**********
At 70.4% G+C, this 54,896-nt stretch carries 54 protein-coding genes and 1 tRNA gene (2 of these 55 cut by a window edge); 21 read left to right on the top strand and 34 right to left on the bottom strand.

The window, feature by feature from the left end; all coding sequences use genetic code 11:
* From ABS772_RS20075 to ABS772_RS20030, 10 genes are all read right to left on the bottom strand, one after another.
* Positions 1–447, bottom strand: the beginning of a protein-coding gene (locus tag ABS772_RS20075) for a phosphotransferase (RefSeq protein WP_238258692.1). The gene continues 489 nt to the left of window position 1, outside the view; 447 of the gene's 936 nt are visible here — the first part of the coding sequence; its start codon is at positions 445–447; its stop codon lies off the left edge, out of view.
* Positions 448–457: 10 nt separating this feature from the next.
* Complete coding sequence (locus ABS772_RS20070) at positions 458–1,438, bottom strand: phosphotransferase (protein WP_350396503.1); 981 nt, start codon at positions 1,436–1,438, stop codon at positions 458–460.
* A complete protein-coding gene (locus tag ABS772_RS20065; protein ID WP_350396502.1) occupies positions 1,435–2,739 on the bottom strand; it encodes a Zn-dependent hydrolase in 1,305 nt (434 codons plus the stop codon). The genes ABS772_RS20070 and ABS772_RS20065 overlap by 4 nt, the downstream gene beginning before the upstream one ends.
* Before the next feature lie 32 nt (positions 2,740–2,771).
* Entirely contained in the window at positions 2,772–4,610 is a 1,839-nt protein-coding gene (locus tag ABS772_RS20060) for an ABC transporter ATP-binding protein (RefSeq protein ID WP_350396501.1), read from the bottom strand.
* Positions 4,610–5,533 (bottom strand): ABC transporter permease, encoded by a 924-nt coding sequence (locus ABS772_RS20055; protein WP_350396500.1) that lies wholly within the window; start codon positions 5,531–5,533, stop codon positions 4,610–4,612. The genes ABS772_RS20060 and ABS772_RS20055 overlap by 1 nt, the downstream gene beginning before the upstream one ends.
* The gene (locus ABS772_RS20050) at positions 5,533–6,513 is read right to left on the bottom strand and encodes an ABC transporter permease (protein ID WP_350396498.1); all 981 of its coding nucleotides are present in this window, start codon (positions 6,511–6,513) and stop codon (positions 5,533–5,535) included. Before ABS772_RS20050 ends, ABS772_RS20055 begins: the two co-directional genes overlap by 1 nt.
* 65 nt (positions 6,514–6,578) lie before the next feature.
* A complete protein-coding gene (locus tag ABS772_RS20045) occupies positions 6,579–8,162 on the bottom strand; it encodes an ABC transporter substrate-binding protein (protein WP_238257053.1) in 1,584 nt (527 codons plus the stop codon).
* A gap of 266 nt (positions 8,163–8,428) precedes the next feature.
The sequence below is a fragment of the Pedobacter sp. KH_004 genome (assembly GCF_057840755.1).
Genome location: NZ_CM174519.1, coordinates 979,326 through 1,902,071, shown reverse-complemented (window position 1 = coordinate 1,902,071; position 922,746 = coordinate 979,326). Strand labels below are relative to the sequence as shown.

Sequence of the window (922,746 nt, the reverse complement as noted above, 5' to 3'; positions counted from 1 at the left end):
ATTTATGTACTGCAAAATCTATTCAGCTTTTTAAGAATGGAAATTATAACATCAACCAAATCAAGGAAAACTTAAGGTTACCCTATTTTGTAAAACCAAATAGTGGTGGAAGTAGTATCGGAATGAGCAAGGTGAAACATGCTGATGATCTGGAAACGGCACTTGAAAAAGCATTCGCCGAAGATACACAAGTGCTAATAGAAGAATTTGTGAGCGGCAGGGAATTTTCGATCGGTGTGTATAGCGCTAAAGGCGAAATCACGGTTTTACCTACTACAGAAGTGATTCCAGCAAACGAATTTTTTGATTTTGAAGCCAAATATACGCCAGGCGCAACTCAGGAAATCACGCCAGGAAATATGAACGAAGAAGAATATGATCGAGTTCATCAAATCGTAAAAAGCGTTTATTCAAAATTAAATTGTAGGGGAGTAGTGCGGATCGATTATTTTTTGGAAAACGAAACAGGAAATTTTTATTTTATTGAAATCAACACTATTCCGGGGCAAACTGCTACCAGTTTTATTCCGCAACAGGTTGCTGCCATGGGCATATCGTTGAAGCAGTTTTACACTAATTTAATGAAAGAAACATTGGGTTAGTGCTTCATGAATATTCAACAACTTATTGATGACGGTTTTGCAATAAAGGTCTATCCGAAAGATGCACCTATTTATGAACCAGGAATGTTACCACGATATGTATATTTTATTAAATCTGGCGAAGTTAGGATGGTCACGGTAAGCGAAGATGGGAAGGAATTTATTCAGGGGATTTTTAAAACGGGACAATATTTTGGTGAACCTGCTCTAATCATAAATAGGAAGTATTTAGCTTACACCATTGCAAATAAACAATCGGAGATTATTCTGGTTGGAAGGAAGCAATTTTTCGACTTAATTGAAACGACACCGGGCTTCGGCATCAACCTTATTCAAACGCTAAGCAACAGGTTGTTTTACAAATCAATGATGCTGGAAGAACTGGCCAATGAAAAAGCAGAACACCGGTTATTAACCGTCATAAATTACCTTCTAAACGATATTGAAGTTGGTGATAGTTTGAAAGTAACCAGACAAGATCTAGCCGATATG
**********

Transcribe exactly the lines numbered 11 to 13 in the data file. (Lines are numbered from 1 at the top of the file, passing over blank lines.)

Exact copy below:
* The gene (locus ABS772_RS20050) at positions 5,533–6,513 is read right to left on the bottom strand and encodes an ABC transporter permease (protein ID WP_350396498.1); all 981 of its coding nucleotides are present in this window, start codon (positions 6,511–6,513) and stop codon (positions 5,533–5,535) included. Before ABS772_RS20050 ends, ABS772_RS20055 begins: the two co-directional genes overlap by 1 nt.
* 65 nt (positions 6,514–6,578) lie before the next feature.
* A complete protein-coding gene (locus tag ABS772_RS20045) occupies positions 6,579–8,162 on the bottom strand; it encodes an ABC transporter substrate-binding protein (protein WP_238257053.1) in 1,584 nt (527 codons plus the stop codon).